Blizzard Is Hurting Heroes Of The Storm By Not Calling It A ‘MOBA’

Blizzard Is Hurting Heroes Of The Storm By Not Calling It A ‘MOBA’

Ever since they changed Heroes of the Storm’s name from Blizzard All-Stars and, even more regrettably, Blizzard Dota, Blizzard has insisted on calling its excellent new MOBA a “hero brawler” and therefore not calling it a MOBA. It was a silly choice when Blizzard first made it. Now, it’s become a damaging one.

The term “MOBA” is a vague one. At face value, all it means is what it stands for: a “multiplayer online battle arena.” As the word has aged and become ever more popular thanks to the meteoric success of League of Legends and Dota 2, the first proprietary games to take the name from the original Defence of the Ancients mod that birthed all this wonderful content, it’s come to describe a number of things that are far more specific than a multiplayer online battle arena. Today, a MOBA in the purest sense of the term is a game that has all of the following characteristics:

  • It’s played from an isometric top-down perspective.
  • Games are played by two teams who compete to destroy a big building at the back of their opponent’s base.
  • Each base is protected by one or more lines of defensive turrets that attack any enemy who gets within range.
  • The game is centred around real-time player-vs.-player online multiplayer, but also features player-vs.-environment thanks to the inclusion of computer-controlled characters (“creeps” or “minions”) that spawn at regular intervals and push towards the closest enemy turret.
  • Each player controls a single “hero” character with unique assets and in-game abilities.

I could go on and on. But I won’t. Given all the above characters, we can at least determine that a MOBA is a game that combines core action-RPG (read: Diablo-like) gameplay with turret defence and real-time strategy elements to make for a unique competitive multiplayer experience.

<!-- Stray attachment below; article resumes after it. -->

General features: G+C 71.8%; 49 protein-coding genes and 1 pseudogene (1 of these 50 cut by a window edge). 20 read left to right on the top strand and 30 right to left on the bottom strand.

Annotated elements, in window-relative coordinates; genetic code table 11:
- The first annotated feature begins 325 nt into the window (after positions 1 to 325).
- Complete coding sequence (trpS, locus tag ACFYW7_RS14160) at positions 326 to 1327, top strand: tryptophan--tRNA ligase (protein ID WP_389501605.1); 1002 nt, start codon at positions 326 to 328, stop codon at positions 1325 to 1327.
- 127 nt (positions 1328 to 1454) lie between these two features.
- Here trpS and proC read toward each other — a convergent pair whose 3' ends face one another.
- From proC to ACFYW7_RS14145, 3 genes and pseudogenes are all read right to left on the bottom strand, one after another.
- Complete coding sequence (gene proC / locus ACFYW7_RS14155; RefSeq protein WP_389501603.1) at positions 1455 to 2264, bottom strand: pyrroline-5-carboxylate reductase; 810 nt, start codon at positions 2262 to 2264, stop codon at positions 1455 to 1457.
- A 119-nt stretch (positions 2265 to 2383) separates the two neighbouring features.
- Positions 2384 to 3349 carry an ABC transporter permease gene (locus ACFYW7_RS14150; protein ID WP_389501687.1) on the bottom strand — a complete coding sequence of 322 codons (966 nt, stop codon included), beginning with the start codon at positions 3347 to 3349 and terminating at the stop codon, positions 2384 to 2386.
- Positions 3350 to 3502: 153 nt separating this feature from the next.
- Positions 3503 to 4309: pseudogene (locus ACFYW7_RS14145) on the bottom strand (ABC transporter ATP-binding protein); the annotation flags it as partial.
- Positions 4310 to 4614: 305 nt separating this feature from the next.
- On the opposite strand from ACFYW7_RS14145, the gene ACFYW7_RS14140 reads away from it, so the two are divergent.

All of my descriptors apply to Heroes of the Storm, just as they apply to League of Legends and Dota 2 — the two most popular MOBAs, and the ones that Blizzard has looked to for much of its inspiration when creating and releasing HOTS. But at least since 2013, the developers and marketers working on Heroes of the Storm have made a point to tell people that their game is not a MOBA. Speaking to GameSpot in November of that year, HOTS game director Dustin Browder justified the choice by saying that he felt “we’re making something a little bit different and a little bit new.” From GameSpot (emphasis added):

Heroes of the Storm is inspired by the original Defence of the Ancients: All-Stars modification for WarCraft III. The original mod went on to kickstart the genre that Dota 2 developer Valve now calls MOBA (multiplayer online battle arena), and League of Legends developer Riot calls ARTS (action real-time strategy), but Blizzard instead opted to avoid calling their game a MOBA/ARTS and instead christen Heroes of the Storm a hero brawler.
Speaking to GameSpot, Heroes of the Storm game director Dustin Browder elaborated on that decision. “We fully feel like we’re making something a little bit different and a little bit new,” he said. Heroes of the Storm is “certainly based on a lot of the games we played in WarCraft 3 and even in Brood War that were made by our fans, but we’re trying to create something that’s very very quick, and can be played in about 20 minutes.”
Other than a shorter duration for matches, what else sets Heroes of the Storm apart from League of Legends and Dota 2? “It’s very much about map objectives,” Browder explained. “It’s about taking over the battleground and engaging with those objectives, and it’s very much about playing with your team. It’s about team levelling. We start you with all of your abilities, so you’re using everything at once. It’s a little bit more action-orientated in that sense, a little less about the RPG components. It’s more about playing with these iconic heroes that you’ve seen over many many years inside our games.”